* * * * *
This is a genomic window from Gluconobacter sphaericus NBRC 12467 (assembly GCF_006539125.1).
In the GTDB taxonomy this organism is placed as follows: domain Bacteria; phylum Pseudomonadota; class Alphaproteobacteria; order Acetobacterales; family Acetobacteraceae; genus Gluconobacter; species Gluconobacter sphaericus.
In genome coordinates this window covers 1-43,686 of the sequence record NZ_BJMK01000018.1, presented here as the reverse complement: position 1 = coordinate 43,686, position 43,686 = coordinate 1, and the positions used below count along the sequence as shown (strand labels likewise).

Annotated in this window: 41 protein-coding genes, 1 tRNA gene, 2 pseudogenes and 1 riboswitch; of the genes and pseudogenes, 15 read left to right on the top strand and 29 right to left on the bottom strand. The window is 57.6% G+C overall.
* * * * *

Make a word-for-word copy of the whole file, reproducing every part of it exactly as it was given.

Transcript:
This is a genomic window from Gluconobacter sphaericus NBRC 12467 (assembly GCF_006539125.1).
In the GTDB taxonomy this organism is placed as follows: domain Bacteria; phylum Pseudomonadota; class Alphaproteobacteria; order Acetobacterales; family Acetobacteraceae; genus Gluconobacter; species Gluconobacter sphaericus.
In genome coordinates this window covers 1-43,686 of the sequence record NZ_BJMK01000018.1, presented here as the reverse complement: position 1 = coordinate 43,686, position 43,686 = coordinate 1, and the positions used below count along the sequence as shown (strand labels likewise).

Annotated in this window: 41 protein-coding genes, 1 tRNA gene, 2 pseudogenes and 1 riboswitch; of the genes and pseudogenes, 15 read left to right on the top strand and 29 right to left on the bottom strand. The window is 57.6% G+C overall.